Goodbye to Folkadelphia Radio

August 10, 2020

Folkadelphia Radio on WXPN is ending…for now. 3 weeks and 3 episodes from now, on August 26th, Folkadelphia Radio will celebrate its 500th episode, which I took as a golden opportunity to say goodbye. Our weekly hour together will go on an indefinite hiatus. Since my first semester at Drexel University’s WKDU in 2007 to WXPN at present, I’ve hosted radio programs almost every week, the majority with Folkadelphia Radio, spending countless hours in basically the same 3 block radius. Folkadelphia has been a true labor of love for me the entire time. It’s been extremely gratifying to watch it evolve over the years with the guiding principles I think holding true throughout, to expose listeners to new artists they might otherwise not hear, to support those rising artists by giving them a platform to share their voices, and to push against the boundaries of what might be considered folk music. I have absolutely loved being a conduit between the artists and the listeners, experiencing that electric passionate travel back and forth, seeing what sparks.

One of my favorite ways we shared music was with our Folkadelphia Sessions, live tracked studio sessions with artists on tour or locally situated, showing off their creativity and music in a raw, unadorned capacity, what we thought of as “folk music”. My most recent count has us at over 260 sessions, which feels insane to me. The mastermind behind the “Folkadelphia Sound” for nearly all these years is Clark Conner, who beyond being an impeccable and passionate audio engineer, is a true partner in what Folkadelphia Radio is all about, and one of the reasons I’ve been doing it for as long as we have been doing it. Of course, I also want to thank everyone at WXPN, especially John Vettese, for their support for all of these years. There are countless other people to thank for their help along the way — I think about you all often and value you all dearly.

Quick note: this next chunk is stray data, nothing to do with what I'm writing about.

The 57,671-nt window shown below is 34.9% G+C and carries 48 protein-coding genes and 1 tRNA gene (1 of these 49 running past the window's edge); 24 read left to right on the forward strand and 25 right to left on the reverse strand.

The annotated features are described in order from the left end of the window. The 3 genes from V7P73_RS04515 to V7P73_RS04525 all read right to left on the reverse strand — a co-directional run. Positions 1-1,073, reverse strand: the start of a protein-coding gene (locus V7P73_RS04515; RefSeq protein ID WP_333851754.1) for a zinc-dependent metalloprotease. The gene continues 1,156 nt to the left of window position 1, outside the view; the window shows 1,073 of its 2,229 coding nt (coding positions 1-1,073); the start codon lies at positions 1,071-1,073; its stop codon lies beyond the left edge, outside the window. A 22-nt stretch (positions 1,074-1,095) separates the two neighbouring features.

Mainly though, I want to thank the artists and the listeners. The two pieces of the puzzle, who made each week of our sonic explorer’s club and crate digging archaeology a total joy, profound honor, and deep privilege. It feels hard and messy to say goodbye to a project that has felt so tied up with my personal identity. Though, it’s not exactly a goodbye. Over the last few months, I’ve been trying to make a small difference with a handful of artists during the pandemic with Co-Mission: An Artist Relief Project, which feels like a natural extension of Folkadelphia – you can find out more about it here: I want to continue cultivating the ideas and harnessing the energy & (hopefully) goodwill that we’ve created over years of Folkadelphia Radio. I want to focus on being that conduit linking artists and audiences. I want to see more diverse representation in folk music. I want to work closer with artists who are looking to achieve their goals and need help pulling it all together. If you are looking for that person or are engaging in that kind of work, let’s talk. Let’s talk even if you aren’t.

Anyway, thank you so much for the time we’ve spent together, it won’t be the last. For now, we have 3 episodes, 3 hours of Folkadelphia Radio together and I hope you’ll join me in closing out this chapter.